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Beckett, Dante and the Archive


Abstract


This paper looks at some key moments in the Beckett oeuvre in which Dante appears. Traversing published and unpublished texts, the paper shows how initially Dante is a modernist auctoritas; later, we encounter the promise of keeping Dante ‘out of sight’; we are told of Belacqua’s foolish bequeathing of copies of the Comedy; and we witness lavish investments in Dantean loci communes giving very meagre literary returns. Dante, I contend, is a very good way to think of the relation between waste and function in Beckett: the examples provided in this study demonstrate the importance of the ambiguous relation between what is claimed to have been discarded, lost, or given away in a moment of folly and what is being made to work. The overall argument is that Dante is not a source in its explicative sense, but is instead part of the Beckett archive: on the one hand we have, in reality and in fiction, a number of Divine Comedies on the shelves of Beckett’s Library; on the other, Dante is part of the potentially infinite layers, as described in Malone Dies, which constitute the very language of the Beckett œuvre.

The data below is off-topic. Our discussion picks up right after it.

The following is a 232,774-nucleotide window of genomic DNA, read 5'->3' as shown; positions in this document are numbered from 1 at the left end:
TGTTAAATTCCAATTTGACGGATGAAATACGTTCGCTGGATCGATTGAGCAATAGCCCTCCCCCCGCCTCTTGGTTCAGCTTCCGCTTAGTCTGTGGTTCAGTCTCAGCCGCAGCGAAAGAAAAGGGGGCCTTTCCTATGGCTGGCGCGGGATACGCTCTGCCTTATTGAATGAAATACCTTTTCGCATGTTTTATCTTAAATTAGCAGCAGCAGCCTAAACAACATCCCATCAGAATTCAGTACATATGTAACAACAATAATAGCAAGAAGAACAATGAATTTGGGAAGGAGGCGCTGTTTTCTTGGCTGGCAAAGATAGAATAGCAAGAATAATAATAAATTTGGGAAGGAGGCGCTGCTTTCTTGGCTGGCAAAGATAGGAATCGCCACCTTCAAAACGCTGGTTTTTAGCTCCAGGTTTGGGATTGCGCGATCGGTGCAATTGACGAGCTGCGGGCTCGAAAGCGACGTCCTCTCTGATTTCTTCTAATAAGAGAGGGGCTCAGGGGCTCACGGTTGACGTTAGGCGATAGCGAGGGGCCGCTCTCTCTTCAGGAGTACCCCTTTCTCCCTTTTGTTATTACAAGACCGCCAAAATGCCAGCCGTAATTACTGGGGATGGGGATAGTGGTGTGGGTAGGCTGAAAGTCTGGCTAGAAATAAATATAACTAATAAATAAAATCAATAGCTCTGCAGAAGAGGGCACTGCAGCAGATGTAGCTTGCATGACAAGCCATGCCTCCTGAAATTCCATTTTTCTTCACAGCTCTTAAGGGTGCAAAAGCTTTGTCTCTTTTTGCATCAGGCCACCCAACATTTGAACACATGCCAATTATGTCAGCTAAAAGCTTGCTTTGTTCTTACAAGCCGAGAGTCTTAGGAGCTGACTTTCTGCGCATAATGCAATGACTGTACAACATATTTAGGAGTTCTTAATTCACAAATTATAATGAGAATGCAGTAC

Parole chiave

beckett archive genetic criticism dante

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DOI: http://dx.doi.org/10.13135/2281-6658/776

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